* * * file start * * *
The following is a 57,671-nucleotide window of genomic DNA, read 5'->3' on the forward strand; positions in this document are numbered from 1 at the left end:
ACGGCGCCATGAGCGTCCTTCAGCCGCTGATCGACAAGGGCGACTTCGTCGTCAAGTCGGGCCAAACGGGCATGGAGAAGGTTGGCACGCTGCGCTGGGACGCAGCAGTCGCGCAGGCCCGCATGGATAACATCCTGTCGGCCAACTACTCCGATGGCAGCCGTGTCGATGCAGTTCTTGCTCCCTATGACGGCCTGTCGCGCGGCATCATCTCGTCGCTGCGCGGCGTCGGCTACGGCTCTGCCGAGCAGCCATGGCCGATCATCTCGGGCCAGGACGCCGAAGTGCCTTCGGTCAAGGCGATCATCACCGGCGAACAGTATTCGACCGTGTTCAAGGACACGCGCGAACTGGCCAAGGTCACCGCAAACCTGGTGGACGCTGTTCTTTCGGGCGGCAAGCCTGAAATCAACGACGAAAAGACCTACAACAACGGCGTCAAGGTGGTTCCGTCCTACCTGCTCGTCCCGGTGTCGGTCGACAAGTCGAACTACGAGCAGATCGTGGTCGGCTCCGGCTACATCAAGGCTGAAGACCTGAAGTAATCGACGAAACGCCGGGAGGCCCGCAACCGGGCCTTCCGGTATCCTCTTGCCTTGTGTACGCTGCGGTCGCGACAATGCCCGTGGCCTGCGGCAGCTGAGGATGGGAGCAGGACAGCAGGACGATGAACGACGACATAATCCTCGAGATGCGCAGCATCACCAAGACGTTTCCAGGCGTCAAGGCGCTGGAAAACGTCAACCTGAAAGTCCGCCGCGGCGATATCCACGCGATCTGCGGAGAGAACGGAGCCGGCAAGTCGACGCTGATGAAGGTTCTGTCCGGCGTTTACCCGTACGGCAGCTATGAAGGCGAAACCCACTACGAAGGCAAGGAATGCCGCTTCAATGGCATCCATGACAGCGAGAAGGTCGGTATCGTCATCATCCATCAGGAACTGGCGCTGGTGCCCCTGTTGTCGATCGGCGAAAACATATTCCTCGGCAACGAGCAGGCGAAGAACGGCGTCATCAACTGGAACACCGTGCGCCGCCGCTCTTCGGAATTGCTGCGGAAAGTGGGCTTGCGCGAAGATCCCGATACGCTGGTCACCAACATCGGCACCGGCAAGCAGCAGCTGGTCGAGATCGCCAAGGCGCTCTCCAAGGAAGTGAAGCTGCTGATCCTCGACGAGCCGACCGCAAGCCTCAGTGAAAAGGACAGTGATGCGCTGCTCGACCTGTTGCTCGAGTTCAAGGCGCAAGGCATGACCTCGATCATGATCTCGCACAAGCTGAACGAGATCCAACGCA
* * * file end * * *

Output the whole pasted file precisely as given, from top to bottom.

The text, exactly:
The following is a 57,671-nucleotide window of genomic DNA, read 5'->3' on the forward strand; positions in this document are numbered from 1 at the left end:
ACGGCGCCATGAGCGTCCTTCAGCCGCTGATCGACAAGGGCGACTTCGTCGTCAAGTCGGGCCAAACGGGCATGGAGAAGGTTGGCACGCTGCGCTGGGACGCAGCAGTCGCGCAGGCCCGCATGGATAACATCCTGTCGGCCAACTACTCCGATGGCAGCCGTGTCGATGCAGTTCTTGCTCCCTATGACGGCCTGTCGCGCGGCATCATCTCGTCGCTGCGCGGCGTCGGCTACGGCTCTGCCGAGCAGCCATGGCCGATCATCTCGGGCCAGGACGCCGAAGTGCCTTCGGTCAAGGCGATCATCACCGGCGAACAGTATTCGACCGTGTTCAAGGACACGCGCGAACTGGCCAAGGTCACCGCAAACCTGGTGGACGCTGTTCTTTCGGGCGGCAAGCCTGAAATCAACGACGAAAAGACCTACAACAACGGCGTCAAGGTGGTTCCGTCCTACCTGCTCGTCCCGGTGTCGGTCGACAAGTCGAACTACGAGCAGATCGTGGTCGGCTCCGGCTACATCAAGGCTGAAGACCTGAAGTAATCGACGAAACGCCGGGAGGCCCGCAACCGGGCCTTCCGGTATCCTCTTGCCTTGTGTACGCTGCGGTCGCGACAATGCCCGTGGCCTGCGGCAGCTGAGGATGGGAGCAGGACAGCAGGACGATGAACGACGACATAATCCTCGAGATGCGCAGCATCACCAAGACGTTTCCAGGCGTCAAGGCGCTGGAAAACGTCAACCTGAAAGTCCGCCGCGGCGATATCCACGCGATCTGCGGAGAGAACGGAGCCGGCAAGTCGACGCTGATGAAGGTTCTGTCCGGCGTTTACCCGTACGGCAGCTATGAAGGCGAAACCCACTACGAAGGCAAGGAATGCCGCTTCAATGGCATCCATGACAGCGAGAAGGTCGGTATCGTCATCATCCATCAGGAACTGGCGCTGGTGCCCCTGTTGTCGATCGGCGAAAACATATTCCTCGGCAACGAGCAGGCGAAGAACGGCGTCATCAACTGGAACACCGTGCGCCGCCGCTCTTCGGAATTGCTGCGGAAAGTGGGCTTGCGCGAAGATCCCGATACGCTGGTCACCAACATCGGCACCGGCAAGCAGCAGCTGGTCGAGATCGCCAAGGCGCTCTCCAAGGAAGTGAAGCTGCTGATCCTCGACGAGCCGACCGCAAGCCTCAGTGAAAAGGACAGTGATGCGCTGCTCGACCTGTTGCTCGAGTTCAAGGCGCAAGGCATGACCTCGATCATGATCTCGCACAAGCTGAACGAGATCCAACGCA